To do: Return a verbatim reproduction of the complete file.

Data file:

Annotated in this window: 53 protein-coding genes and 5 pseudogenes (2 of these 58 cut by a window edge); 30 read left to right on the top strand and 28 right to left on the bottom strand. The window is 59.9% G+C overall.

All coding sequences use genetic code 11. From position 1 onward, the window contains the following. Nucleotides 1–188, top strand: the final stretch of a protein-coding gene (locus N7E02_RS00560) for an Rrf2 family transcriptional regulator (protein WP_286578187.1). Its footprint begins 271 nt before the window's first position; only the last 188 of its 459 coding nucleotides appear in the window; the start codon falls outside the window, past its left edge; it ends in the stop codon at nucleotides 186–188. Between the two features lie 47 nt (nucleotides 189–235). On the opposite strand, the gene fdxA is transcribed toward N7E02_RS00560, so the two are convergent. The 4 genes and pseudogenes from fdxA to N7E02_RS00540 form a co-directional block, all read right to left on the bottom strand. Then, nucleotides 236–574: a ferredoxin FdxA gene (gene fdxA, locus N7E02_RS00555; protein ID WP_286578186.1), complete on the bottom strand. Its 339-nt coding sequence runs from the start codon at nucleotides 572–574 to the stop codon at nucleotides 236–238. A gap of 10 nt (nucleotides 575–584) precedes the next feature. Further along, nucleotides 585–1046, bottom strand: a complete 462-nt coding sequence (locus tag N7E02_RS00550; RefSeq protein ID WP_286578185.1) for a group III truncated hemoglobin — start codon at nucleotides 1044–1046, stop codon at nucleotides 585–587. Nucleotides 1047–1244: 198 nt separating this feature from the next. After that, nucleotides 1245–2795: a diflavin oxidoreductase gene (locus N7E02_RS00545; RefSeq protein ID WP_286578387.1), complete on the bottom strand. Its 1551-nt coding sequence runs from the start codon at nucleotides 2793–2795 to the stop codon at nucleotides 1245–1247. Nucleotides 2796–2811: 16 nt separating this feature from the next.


Annotated in this window: 53 protein-coding genes and 5 pseudogenes (2 of these 58 cut by a window edge); 30 read left to right on the top strand and 28 right to left on the bottom strand. The window is 59.9% G+C overall.

All coding sequences use genetic code 11. From position 1 onward, the window contains the following. Nucleotides 1–188, top strand: the final stretch of a protein-coding gene (locus N7E02_RS00560) for an Rrf2 family transcriptional regulator (protein WP_286578187.1). Its footprint begins 271 nt before the window's first position; only the last 188 of its 459 coding nucleotides appear in the window; the start codon falls outside the window, past its left edge; it ends in the stop codon at nucleotides 186–188. Between the two features lie 47 nt (nucleotides 189–235). On the opposite strand, the gene fdxA is transcribed toward N7E02_RS00560, so the two are convergent. The 4 genes and pseudogenes from fdxA to N7E02_RS00540 form a co-directional block, all read right to left on the bottom strand. Then, nucleotides 236–574: a ferredoxin FdxA gene (gene fdxA, locus N7E02_RS00555; protein ID WP_286578186.1), complete on the bottom strand. Its 339-nt coding sequence runs from the start codon at nucleotides 572–574 to the stop codon at nucleotides 236–238. A gap of 10 nt (nucleotides 575–584) precedes the next feature. Further along, nucleotides 585–1046, bottom strand: a complete 462-nt coding sequence (locus tag N7E02_RS00550; RefSeq protein ID WP_286578185.1) for a group III truncated hemoglobin — start codon at nucleotides 1044–1046, stop codon at nucleotides 585–587. Nucleotides 1047–1244: 198 nt separating this feature from the next. After that, nucleotides 1245–2795: a diflavin oxidoreductase gene (locus N7E02_RS00545; RefSeq protein ID WP_286578387.1), complete on the bottom strand. Its 1551-nt coding sequence runs from the start codon at nucleotides 2793–2795 to the stop codon at nucleotides 1245–1247. Nucleotides 2796–2811: 16 nt separating this feature from the next.